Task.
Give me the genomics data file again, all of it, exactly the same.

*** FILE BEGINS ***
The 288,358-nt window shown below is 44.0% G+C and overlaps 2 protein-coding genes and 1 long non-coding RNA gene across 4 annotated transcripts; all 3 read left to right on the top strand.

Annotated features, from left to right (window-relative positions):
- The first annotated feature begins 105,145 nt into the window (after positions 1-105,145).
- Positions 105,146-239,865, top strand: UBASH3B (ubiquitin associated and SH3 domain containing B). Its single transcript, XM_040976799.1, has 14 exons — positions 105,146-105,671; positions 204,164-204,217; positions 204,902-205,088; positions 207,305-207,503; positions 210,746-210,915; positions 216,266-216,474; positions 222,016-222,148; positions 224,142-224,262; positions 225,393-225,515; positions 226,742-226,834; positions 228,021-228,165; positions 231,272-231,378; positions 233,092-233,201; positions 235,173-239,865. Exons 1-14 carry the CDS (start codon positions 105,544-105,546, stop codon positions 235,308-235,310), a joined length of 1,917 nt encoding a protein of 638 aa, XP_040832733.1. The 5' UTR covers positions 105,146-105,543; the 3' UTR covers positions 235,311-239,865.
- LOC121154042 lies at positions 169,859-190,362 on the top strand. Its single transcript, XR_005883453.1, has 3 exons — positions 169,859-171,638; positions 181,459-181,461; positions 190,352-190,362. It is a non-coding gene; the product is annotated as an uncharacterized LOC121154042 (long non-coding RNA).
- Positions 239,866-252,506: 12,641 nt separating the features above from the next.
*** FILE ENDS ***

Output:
The 288,358-nt window shown below is 44.0% G+C and overlaps 2 protein-coding genes and 1 long non-coding RNA gene across 4 annotated transcripts; all 3 read left to right on the top strand.

Annotated features, from left to right (window-relative positions):
- The first annotated feature begins 105,145 nt into the window (after positions 1-105,145).
- Positions 105,146-239,865, top strand: UBASH3B (ubiquitin associated and SH3 domain containing B). Its single transcript, XM_040976799.1, has 14 exons — positions 105,146-105,671; positions 204,164-204,217; positions 204,902-205,088; positions 207,305-207,503; positions 210,746-210,915; positions 216,266-216,474; positions 222,016-222,148; positions 224,142-224,262; positions 225,393-225,515; positions 226,742-226,834; positions 228,021-228,165; positions 231,272-231,378; positions 233,092-233,201; positions 235,173-239,865. Exons 1-14 carry the CDS (start codon positions 105,544-105,546, stop codon positions 235,308-235,310), a joined length of 1,917 nt encoding a protein of 638 aa, XP_040832733.1. The 5' UTR covers positions 105,146-105,543; the 3' UTR covers positions 235,311-239,865.
- LOC121154042 lies at positions 169,859-190,362 on the top strand. Its single transcript, XR_005883453.1, has 3 exons — positions 169,859-171,638; positions 181,459-181,461; positions 190,352-190,362. It is a non-coding gene; the product is annotated as an uncharacterized LOC121154042 (long non-coding RNA).
- Positions 239,866-252,506: 12,641 nt separating the features above from the next.